Who doesn't love hydrangeas?  Especially in late June, when most types are strutting their stuff.  So, lots to see and comment on, starting with the Oakleaf hydrangeas seen above and below.

Hydrangea Varieties

Oakleaf hydrangeas (Hydrangea quercifolia) have become super-popular in the last few years, especially by shade gardeners, since they thrive there.  They're also less thirsty than other types, especially when grown in the shade.  Their exfoliating bark looks fabulous all winter, and breeders are coming up with fabulous new varieties, like the shorter type above that's spilling nicely over a wall. 

Still, I'll always love the old-fashioned mophead hydrangeas (Hydrangea macrophylla) that I associate with the beach towns in Virginia where I grew up, and they continue to be the most popular hydrangea in the U.S.  Gardeners are sometimes frustrated in their attempts to have these bloom in blue because the color depends so much on soil acidity, despite breeders' best efforts to produce reliable blue-bloomers.  I'm one of those frustrated gardeners myself, saddled with the more acidic soil that creates pink blooms.  (Or to be honest, the blooms on my supposedly blue hydrangeas are a rather dull in-between color.)

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I should stick with the pink-bloomers, rather than attempting blue.  True pink bloomers are gorgeous.

No matter the color, hydreangeas look great over a bed of hostas.

Lacecap Hydrangeas (H. macrophylla normalis) have become quite popular in the last few years, and have the advantage (to some) of more delicate flowers that won't droop, as mopheads sometimes do. (

Isn't it curious how some plants bloom in both colors?  Curious but beautiful!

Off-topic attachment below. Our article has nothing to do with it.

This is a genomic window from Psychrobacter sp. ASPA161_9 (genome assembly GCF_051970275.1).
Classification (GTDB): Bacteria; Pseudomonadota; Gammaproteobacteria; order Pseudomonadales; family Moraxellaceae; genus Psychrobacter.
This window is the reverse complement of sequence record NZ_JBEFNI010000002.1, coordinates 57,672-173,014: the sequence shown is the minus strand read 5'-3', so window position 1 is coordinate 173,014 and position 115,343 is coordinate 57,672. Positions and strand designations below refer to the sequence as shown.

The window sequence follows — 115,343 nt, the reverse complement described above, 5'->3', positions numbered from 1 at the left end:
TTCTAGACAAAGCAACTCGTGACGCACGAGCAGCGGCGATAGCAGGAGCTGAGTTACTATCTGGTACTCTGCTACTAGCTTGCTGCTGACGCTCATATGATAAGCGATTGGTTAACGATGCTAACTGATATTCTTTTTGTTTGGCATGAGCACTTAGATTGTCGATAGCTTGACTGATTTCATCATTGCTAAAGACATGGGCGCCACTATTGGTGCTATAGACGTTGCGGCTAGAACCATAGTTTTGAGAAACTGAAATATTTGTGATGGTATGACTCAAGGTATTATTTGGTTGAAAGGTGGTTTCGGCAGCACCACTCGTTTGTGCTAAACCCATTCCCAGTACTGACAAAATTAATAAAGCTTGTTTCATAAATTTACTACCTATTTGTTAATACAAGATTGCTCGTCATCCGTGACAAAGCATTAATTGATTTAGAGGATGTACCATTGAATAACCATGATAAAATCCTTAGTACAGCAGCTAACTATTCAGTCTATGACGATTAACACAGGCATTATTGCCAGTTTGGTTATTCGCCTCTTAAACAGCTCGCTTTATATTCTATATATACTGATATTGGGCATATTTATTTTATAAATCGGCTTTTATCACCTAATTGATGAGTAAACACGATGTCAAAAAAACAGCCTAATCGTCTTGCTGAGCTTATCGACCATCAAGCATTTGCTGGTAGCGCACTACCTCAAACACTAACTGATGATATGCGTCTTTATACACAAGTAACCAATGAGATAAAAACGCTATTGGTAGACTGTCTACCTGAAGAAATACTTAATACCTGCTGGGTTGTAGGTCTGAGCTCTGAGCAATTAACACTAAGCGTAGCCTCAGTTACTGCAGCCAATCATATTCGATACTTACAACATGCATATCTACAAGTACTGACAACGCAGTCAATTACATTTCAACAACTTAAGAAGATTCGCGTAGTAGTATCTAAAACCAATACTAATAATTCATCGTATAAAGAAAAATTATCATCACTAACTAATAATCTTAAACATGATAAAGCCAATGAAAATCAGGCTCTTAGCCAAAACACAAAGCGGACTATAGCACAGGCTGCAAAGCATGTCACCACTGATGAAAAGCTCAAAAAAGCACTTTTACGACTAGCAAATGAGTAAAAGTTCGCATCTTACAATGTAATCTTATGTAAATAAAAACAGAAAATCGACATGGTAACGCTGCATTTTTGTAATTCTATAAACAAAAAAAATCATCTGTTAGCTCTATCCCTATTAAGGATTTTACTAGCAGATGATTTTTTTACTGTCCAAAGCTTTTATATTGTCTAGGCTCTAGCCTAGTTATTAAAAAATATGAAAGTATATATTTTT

Above is a massing of lacecap hydreangeas in my former gardener, where I paired them with astilbes and 'Anthony Waterer' spireas - because they all bloomed at the same time.

Another type of lacecap hydrangea is the variegated variety, shown above en masse in one of the Smithsonian's sculpture gardens.   I've noticed that they don't bloom as well as the ones with plain foliage.

Cold-Hardy

Above is a Hydrangea arborescens 'Annabelle' blooming happily in Buffalo.  It's much more cold-hardy than most hydrangeas, so wildly popular in the North.  Its flowers are HUGE.

Hydrangea paniculata is another cold-hardy group of hydrangeas, and the "PeeGee" is its best known variety.  All paniculatas bloom in late summer, long after the macrophyllas have faded.  Paniculatas are also the only hydrangea type that can be pruned into a tree form, as the 'Tardiva' example above was when it was first planted.  They can be allowed to grow to their normal 8-10 feet tall, or kept shorter by pruning.

Finally, the climbing hydrangea (Hydrangea anomala petiolaris) is often confused with the Japanese Hydrangea Vine (Schizophragma hydrangeoides) which is actually the one in the photo above.  While the climbing hydrangea's flowers are definitely lacecap, the Schizophragma's flowers are somewhat different and its leaves are definitely more silvery.  Still, I see mistakes in identification all over the web.  Well, they're both gorgeous, vigorous, and bloom without full sun.

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